Imagine 8-year-old Danny coming to bat three times in a Little League game. He strikes out twice and singles once. After the game, a famous major league player approaches him. “Danny,” he says, “I liked the way you hit that single and hustled to first. You’re going to make a good ball-player someday.”
Danny beams. He’s receptive and eager to improve. So he’s all ears when the pro adds, “But Danny, you tend to top the ball. You’ve got to change your stance and the way you hold the bat. Let me give you a few tips.” The advice is heeded because it combines commendation with correction.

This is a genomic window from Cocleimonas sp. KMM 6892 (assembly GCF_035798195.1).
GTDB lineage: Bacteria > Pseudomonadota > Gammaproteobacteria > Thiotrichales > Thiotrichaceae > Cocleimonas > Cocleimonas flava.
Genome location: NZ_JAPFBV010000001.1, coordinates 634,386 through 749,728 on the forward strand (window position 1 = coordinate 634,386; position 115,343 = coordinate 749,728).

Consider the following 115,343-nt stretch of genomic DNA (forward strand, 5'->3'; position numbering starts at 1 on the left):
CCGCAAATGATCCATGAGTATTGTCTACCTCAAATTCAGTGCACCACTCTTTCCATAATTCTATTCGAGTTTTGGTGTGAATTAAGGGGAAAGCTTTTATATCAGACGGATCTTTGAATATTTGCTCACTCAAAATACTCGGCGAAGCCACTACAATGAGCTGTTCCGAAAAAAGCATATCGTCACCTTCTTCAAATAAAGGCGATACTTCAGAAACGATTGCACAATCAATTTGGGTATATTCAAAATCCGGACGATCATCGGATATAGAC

Many people view God as a stern disciplinarian who issues warnings and threats without praise. But that’s not the picture we get in today’s Scripture reading. The Ephesian church had left its first love (Rev. 2:4) and needed to renew the warm glow it once had or it would cease to exist (v.5). Jesus gave the Ephesians a stern warning, but in calling them to repent He also recognized all that was good in the church (vv.2-3,6).
That’s how God motivates us. He affirms our faithfulness to Christ and reminds us of what we can become. But He also points out where we fall short. We can be thankful that God not only corrects us, but He also commends us.
For Further Study
Read Revelation 2 and 3. Seven times Jesus said,
“I know your works.” For what did He commend the
seven churches? For what did He correct them?
God’s commendation gives us encouragement; God’s correction gives us hope.